Meteoroids are small rocky or metallic bodies in outer space. Meteoroids are significantly smaller than asteroids, and range in size from small grains to 1 meter-wide objects.


Objects smaller than this are classified as micrometeoroids or space dust. Most are fragments from comets or asteroids, whereas others are collision impact debris ejected from bodies such as the Moon or Mars. 

A micrometeoroid is a tiny meteoroid; a small particle of rock in space, usually weighing less than a gram. A micrometeorite is such a particle that survives passage through the Earth's atmosphere and reaches the Earth's surface.

When a meteoroid, comet, or asteroid enters Earth's atmosphere at a speed typically in excess of 20 km/s (72,000 km/h; 45,000 mph), aerodynamic heating of that object produces a streak of light called a meteor or several are meteor showers, both from the glowing object and the trail of glowing particles that it leaves in its wake. 

Shooting stars aka meteors

This phenomenon is called a meteor or "shooting star". A series of many meteors appearing seconds or minutes apart and appearing to originate from the same fixed point in the sky is called a meteor shower.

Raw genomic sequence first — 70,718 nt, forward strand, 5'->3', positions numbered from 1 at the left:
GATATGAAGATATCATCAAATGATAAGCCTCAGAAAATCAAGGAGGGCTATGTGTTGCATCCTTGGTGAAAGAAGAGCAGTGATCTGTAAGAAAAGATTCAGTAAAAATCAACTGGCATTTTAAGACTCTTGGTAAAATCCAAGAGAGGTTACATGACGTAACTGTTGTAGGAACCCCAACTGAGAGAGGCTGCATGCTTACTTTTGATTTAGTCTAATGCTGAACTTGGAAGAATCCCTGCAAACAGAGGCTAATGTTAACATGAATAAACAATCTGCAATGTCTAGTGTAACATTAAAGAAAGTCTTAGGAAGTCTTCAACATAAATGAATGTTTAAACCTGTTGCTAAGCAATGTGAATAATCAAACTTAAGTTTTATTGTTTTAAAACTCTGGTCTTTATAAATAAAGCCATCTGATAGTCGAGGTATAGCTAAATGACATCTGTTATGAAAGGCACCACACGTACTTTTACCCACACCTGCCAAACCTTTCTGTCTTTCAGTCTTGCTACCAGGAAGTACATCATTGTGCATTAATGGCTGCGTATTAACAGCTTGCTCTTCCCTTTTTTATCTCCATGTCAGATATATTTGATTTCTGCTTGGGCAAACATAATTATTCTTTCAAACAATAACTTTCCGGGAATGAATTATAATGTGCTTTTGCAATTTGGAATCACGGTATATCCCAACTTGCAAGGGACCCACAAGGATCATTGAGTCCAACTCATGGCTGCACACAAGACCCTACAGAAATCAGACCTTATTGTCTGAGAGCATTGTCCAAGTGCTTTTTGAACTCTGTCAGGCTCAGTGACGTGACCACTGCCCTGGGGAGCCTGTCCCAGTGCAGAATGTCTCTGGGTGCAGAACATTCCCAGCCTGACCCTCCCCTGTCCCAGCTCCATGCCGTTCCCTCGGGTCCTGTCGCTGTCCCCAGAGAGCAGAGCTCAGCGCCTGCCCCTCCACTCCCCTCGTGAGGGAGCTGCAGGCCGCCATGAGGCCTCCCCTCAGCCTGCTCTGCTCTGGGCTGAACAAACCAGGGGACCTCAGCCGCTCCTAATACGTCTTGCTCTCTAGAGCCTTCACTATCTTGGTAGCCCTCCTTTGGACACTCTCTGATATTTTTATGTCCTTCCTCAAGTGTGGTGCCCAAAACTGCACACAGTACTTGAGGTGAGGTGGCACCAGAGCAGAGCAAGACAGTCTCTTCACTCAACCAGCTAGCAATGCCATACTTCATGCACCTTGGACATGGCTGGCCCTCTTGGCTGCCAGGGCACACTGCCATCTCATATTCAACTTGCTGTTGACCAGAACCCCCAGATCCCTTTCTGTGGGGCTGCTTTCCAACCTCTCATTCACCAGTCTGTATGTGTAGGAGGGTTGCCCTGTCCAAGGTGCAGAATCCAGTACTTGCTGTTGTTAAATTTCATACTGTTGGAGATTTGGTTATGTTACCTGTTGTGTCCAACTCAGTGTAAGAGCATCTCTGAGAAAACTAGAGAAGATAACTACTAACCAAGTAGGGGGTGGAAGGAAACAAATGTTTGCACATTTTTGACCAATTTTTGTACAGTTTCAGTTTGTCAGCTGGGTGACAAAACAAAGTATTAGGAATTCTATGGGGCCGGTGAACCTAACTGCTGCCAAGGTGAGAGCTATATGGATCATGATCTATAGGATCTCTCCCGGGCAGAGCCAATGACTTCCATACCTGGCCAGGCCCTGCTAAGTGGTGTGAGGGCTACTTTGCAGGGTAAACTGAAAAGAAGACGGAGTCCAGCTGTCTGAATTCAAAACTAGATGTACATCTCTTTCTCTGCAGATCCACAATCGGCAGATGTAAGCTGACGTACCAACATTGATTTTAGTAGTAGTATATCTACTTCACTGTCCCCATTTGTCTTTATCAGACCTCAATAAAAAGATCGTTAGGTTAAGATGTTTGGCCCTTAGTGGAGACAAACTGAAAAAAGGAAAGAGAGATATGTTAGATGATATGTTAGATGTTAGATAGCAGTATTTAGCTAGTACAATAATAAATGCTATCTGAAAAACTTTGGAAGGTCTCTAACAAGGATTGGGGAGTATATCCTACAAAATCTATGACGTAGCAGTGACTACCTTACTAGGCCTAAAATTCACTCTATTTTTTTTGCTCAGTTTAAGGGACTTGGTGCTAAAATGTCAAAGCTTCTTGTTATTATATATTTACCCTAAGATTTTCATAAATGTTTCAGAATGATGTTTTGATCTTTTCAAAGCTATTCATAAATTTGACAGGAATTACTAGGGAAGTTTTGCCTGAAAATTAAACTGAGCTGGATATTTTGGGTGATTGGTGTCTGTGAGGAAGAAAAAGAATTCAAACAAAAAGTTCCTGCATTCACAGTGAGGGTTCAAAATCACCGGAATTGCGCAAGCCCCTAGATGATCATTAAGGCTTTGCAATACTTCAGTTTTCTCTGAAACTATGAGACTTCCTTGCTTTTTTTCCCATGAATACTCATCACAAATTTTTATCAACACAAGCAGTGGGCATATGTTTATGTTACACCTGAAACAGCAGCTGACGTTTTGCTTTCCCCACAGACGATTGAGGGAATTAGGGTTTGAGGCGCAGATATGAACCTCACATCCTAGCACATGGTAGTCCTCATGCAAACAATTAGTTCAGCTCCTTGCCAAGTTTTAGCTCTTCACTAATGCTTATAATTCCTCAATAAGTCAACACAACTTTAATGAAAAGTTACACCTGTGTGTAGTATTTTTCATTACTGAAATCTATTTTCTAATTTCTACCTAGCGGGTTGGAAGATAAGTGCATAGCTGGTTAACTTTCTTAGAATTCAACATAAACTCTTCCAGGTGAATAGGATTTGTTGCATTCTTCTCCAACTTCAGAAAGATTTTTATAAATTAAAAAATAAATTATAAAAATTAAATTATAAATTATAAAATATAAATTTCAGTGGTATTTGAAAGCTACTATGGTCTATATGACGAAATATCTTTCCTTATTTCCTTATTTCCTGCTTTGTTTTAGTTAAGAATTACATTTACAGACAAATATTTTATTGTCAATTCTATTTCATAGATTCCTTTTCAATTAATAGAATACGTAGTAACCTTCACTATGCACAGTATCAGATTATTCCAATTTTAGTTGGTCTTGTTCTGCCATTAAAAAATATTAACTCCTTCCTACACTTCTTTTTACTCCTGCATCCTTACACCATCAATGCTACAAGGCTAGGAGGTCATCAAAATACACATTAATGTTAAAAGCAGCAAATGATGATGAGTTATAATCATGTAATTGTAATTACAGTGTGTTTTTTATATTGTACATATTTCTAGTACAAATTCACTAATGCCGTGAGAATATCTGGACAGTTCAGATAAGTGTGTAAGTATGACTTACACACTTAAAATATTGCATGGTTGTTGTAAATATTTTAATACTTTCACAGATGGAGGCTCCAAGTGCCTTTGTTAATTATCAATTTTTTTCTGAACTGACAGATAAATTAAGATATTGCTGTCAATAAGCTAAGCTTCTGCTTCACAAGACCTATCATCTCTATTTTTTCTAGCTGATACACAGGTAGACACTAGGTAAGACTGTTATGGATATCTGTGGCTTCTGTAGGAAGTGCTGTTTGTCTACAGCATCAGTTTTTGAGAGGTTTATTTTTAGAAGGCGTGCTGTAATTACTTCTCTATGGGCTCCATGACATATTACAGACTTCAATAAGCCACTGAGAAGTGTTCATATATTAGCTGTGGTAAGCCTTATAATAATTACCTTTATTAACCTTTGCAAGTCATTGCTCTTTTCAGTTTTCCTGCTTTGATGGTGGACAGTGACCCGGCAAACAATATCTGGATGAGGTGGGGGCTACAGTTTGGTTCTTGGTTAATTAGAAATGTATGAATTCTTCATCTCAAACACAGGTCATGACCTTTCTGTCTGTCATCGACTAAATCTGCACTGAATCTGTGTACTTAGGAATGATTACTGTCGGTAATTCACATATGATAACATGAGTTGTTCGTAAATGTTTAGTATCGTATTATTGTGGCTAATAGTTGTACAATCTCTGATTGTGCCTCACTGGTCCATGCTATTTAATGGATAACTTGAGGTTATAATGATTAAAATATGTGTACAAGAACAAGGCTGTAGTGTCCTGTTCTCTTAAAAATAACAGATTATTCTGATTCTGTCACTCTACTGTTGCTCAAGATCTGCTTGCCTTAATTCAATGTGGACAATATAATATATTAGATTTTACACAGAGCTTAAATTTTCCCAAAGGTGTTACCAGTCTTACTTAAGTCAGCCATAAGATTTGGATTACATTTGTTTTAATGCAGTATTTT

If that object withstands ablation from its passage through the atmosphere as a meteor and impacts with the ground, it is then called a meteorite.


A meteor of the Leonid meteor shower. The photograph shows the meteor, afterglow, and wake as distinct components. image: Navicore/wikipedia

An estimated 15,000 tonnes of meteoroids, micrometeoroids and different forms of space dust enter Earth's atmosphere each year.

See also asteroid and meteoroid impacts to discover their effects

source adapted from: Meteoroid. (2017, May 30). In Wikipedia, The Free Encyclopedia. Retrieved 10:41, June 8, 2017, from

Extra commentary

Meteorite hunting, and how to tell the difference between a space rock and an Earth rock from ABC science news online